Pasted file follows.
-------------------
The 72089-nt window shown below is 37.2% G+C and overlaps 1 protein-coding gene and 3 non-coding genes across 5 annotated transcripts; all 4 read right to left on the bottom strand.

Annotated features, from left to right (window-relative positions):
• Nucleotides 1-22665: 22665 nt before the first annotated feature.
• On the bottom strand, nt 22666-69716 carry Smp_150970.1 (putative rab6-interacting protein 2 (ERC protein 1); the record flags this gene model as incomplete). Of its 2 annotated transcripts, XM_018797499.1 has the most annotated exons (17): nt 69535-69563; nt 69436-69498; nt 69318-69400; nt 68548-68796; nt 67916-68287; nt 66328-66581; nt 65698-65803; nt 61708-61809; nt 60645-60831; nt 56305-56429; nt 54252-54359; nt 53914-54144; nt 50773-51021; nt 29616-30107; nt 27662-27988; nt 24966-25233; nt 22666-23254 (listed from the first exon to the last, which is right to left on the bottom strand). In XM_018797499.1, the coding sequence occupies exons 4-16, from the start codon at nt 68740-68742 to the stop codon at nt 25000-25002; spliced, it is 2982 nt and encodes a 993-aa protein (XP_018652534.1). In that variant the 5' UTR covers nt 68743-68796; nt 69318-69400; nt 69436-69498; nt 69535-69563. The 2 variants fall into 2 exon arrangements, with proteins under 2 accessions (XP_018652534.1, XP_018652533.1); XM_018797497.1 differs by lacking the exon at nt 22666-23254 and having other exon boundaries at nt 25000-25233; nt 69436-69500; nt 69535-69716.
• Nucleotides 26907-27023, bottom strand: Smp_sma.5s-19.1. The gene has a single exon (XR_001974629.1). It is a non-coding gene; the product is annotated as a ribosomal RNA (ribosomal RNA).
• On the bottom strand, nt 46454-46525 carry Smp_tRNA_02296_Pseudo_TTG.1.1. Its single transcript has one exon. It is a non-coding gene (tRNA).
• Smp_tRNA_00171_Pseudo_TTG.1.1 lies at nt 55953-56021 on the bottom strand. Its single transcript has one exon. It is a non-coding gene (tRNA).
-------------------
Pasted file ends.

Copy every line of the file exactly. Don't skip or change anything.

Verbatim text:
The 72089-nt window shown below is 37.2% G+C and overlaps 1 protein-coding gene and 3 non-coding genes across 5 annotated transcripts; all 4 read right to left on the bottom strand.

Annotated features, from left to right (window-relative positions):
• Nucleotides 1-22665: 22665 nt before the first annotated feature.
• On the bottom strand, nt 22666-69716 carry Smp_150970.1 (putative rab6-interacting protein 2 (ERC protein 1); the record flags this gene model as incomplete). Of its 2 annotated transcripts, XM_018797499.1 has the most annotated exons (17): nt 69535-69563; nt 69436-69498; nt 69318-69400; nt 68548-68796; nt 67916-68287; nt 66328-66581; nt 65698-65803; nt 61708-61809; nt 60645-60831; nt 56305-56429; nt 54252-54359; nt 53914-54144; nt 50773-51021; nt 29616-30107; nt 27662-27988; nt 24966-25233; nt 22666-23254 (listed from the first exon to the last, which is right to left on the bottom strand). In XM_018797499.1, the coding sequence occupies exons 4-16, from the start codon at nt 68740-68742 to the stop codon at nt 25000-25002; spliced, it is 2982 nt and encodes a 993-aa protein (XP_018652534.1). In that variant the 5' UTR covers nt 68743-68796; nt 69318-69400; nt 69436-69498; nt 69535-69563. The 2 variants fall into 2 exon arrangements, with proteins under 2 accessions (XP_018652534.1, XP_018652533.1); XM_018797497.1 differs by lacking the exon at nt 22666-23254 and having other exon boundaries at nt 25000-25233; nt 69436-69500; nt 69535-69716.
• Nucleotides 26907-27023, bottom strand: Smp_sma.5s-19.1. The gene has a single exon (XR_001974629.1). It is a non-coding gene; the product is annotated as a ribosomal RNA (ribosomal RNA).
• On the bottom strand, nt 46454-46525 carry Smp_tRNA_02296_Pseudo_TTG.1.1. Its single transcript has one exon. It is a non-coding gene (tRNA).
• Smp_tRNA_00171_Pseudo_TTG.1.1 lies at nt 55953-56021 on the bottom strand. Its single transcript has one exon. It is a non-coding gene (tRNA).